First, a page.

Colossians 4:10:

10 Aristarchus, my fellow prisoner, sends you his greetings; and also Barnabas’s cousin Mark (about whom you received instructions; if he comes to you, welcome him);

Aristarchus was a man committed to Christ, Paul, and his ministry. We can read more about Aristarchus in these verses:

Acts 19:29:

29 The city was filled with the confusion, and they rushed with one accord into the theater, dragging along Gaius and Aristarchus, Paul’s traveling companions from Macedonia.

Acts 20:4:

4 And he was accompanied by Sopater of Berea, the son of Pyrrhus, and by Aristarchus and Secundus of the Thessalonians, and Gaius of Derbe, and Timothy, and Tychicus and Trophimus of Asia.

Acts 27:2:

2 And embarking in an Adramyttian ship, which was about to sail to the regions along the coast of Asia, we put out to sea accompanied by Aristarchus, a Macedonian of Thessalonica.

Reading the full chapters in Acts 19, 20, and 27 will give you more context around who Aristarchus was as well as his level of commitment to ministry with Paul.

Not riot, nor shipwreck, nor prison were enough to deter Aristarchus from his work. Are we that committed? Am I a person who’s commitment to Christ and our church is equal to Aristarchus? After all, my faith has not been tested through riots, shipwrecks, and prison. Granted, having a commitment such as Aristarchus’ to Christ and His church is not something that just appears overnight. Commitment such as this is cultivated. It is planted, watered, and nurtured to fullness. This commitment grows as we are being sanctified in Christ.

Now Mark is also mentioned in this same verse. This was John Mark the writer of the Gospel of Mark. Mark had a moment of crisis we can read about in Acts 13:5–13:

5 When they reached Salamis, they began to proclaim the word of God in the synagogues of the Jews; and they also had John as their helper. 6 When they had gone through the whole island as far as Paphos, they found a magician, a Jewish false prophet whose name was Bar-Jesus, 7 who was with the proconsul, Sergius Paulus, a man of intelligence. This man summoned Barnabas and Saul and sought to hear the word of God. 8 But Elymas the magician (for so his name is translated) was opposing them, seeking to turn the proconsul away from the faith. 9 But Saul, who was also known as Paul, filled with the Holy Spirit, fixed his gaze on him, 10 and said, “You who are full of all deceit and fraud, you son of the devil, you enemy of all righteousness, will you not cease to make crooked the straight ways of the Lord? 11 “Now, behold, the hand of the Lord is upon you, and you will be blind and not see the sun for a time.” And immediately a mist and a darkness fell upon him, and he went about seeking those who would lead him by the hand. 12 Then the proconsul believed when he saw what had happened, being amazed at the teaching of the Lord. 13 Now Paul and his companions put out to sea from Paphos and came to Perga in Pamphylia; but John left them and returned to Jerusalem.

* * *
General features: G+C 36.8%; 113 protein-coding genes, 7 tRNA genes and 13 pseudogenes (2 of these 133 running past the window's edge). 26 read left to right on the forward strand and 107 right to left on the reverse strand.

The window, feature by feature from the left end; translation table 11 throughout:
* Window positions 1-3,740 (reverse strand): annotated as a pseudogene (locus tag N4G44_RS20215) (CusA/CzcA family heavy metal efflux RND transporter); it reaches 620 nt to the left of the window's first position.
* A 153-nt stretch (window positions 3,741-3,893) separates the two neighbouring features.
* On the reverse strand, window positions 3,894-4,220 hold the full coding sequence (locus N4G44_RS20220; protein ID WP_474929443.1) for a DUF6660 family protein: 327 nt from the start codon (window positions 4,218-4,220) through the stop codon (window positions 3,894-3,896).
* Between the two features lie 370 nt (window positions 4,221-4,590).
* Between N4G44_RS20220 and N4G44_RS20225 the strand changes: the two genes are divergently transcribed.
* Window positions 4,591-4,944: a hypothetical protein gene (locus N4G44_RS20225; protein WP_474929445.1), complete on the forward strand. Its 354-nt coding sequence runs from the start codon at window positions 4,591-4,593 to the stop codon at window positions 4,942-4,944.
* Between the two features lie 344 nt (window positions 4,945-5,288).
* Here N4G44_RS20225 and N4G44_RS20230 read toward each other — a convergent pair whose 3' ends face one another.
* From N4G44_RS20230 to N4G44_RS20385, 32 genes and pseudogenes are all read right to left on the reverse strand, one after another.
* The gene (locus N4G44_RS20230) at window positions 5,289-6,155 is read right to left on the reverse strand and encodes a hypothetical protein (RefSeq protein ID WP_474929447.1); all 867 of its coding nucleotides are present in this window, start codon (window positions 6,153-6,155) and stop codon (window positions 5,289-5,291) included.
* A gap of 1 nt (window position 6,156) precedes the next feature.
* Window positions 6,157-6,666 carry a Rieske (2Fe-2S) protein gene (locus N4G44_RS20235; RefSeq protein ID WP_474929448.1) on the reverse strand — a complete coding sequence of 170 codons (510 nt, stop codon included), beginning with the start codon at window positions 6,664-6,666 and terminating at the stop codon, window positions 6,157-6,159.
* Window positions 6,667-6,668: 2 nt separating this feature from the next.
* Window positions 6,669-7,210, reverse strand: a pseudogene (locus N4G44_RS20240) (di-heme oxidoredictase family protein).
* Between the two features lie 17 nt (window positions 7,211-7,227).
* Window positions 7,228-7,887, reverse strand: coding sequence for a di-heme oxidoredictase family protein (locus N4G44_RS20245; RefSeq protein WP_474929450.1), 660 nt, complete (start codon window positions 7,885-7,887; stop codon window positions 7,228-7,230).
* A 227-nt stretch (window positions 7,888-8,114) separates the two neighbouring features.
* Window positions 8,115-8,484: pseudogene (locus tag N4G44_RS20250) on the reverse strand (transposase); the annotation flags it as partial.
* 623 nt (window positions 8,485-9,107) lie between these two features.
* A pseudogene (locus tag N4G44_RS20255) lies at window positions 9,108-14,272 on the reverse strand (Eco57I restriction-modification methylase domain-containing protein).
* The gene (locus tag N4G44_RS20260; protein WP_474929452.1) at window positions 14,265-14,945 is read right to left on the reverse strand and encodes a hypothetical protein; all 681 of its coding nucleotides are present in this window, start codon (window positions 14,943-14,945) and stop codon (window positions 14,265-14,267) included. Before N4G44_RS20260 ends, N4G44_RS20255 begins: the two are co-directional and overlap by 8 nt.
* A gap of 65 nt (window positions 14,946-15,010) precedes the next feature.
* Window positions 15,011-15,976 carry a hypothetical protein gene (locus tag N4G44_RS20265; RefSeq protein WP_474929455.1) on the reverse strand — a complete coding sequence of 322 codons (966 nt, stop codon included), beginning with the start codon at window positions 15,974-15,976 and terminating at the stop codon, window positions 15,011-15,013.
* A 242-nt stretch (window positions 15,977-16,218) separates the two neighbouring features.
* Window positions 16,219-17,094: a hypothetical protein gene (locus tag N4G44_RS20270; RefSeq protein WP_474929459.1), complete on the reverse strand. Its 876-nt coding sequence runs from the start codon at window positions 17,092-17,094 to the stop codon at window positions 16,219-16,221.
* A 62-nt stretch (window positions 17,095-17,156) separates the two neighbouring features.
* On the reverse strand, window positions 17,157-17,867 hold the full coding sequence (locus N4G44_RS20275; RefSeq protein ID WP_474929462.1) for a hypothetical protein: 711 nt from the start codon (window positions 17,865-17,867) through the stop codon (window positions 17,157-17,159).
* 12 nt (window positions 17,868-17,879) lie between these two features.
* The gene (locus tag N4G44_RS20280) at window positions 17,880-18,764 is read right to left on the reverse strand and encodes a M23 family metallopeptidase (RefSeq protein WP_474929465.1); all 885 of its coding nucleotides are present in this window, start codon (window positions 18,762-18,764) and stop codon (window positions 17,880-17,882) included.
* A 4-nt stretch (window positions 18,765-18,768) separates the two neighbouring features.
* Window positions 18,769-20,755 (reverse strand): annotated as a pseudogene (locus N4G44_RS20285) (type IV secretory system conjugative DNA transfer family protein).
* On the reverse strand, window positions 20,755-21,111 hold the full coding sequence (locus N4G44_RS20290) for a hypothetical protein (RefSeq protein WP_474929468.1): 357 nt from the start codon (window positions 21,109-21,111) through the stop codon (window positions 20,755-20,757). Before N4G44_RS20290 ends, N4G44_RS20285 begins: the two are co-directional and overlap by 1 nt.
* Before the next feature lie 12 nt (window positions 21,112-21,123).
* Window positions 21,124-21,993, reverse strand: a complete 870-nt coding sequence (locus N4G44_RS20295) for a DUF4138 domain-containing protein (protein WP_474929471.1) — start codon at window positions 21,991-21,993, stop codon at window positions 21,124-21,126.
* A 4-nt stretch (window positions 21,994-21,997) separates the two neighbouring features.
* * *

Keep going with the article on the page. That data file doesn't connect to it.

Notice that John (i.e., John Mark) left Paul and company and returned to Jerusalem. This caused some problems we can see as Paul later did not want to take Mark on a ministry journey since he had deserted them before. We read this in Acts 15:36–40:

36 After some days Paul said to Barnabas, “Let us return and visit the brethren in every city in which we proclaimed the word of the Lord, and see how they are.” 37 Barnabas wanted to take John, called Mark, along with them also. 38 But Paul kept insisting that they should not take him along who had deserted them in Pamphylia and had not gone with them to the work. 39 And there occurred such a sharp disagreement that they separated from one another, and Barnabas took Mark with him and sailed away to Cyprus. 40 But Paul chose Silas and left, being committed by the brethren to the grace of the Lord.

So Mark’s commitment waned, but he did eventually repent and turn back to ministry for Christ. I would view myself more as a Mark. My commitment can wane, but I always hope and strive to repent and return to the ministry.

Colossians 4:11

11 and also Jesus who is called Justus; these are the only fellow workers for the kingdom of God who are from the circumcision, and they have proved to be an encouragement to me.

Not much is known of Justus, but Paul’s mention of him speaks volumes. Justus was a Jew that became a believer in Christ. There are two main things I see here with Justus. First, he does not need the limelight. Justus is not mentioned much in the Bible. It seems that he was only mentioned in this letter and in passing in Philemon 23:

23 Epaphras, my fellow prisoner in Christ Jesus, greets you,

Workers in the ministry do not work to gain accolades and “likes” from others. Ministry is a sacrificial offering to God. By looking for attention through our works we are essentially holding back some of that sacrificial offering to God.

Secondly, Justus was a Jew and most likely held some firm beliefs stemming from Old Testament traditions. These strongly held beliefs would have been hard to set aside. But from how Paul describes Justus, it seems that Justus had truly embraced the grace held out for him by Christ. In fact, a lot of this letter was designed to rebuke the Jewish people who were bringing back traditions and other things, saying that they were required for salvation. Essentially, requiring the adding of traditions etc. to Christ rather than trusting that Christ is all that we need.

Of course, I don’t see others looking to take the limelight in our church. I do see humble people who are content to work in the background. Letting their work be a sacrificial offering to the Lord.

Colossians 4:12–13: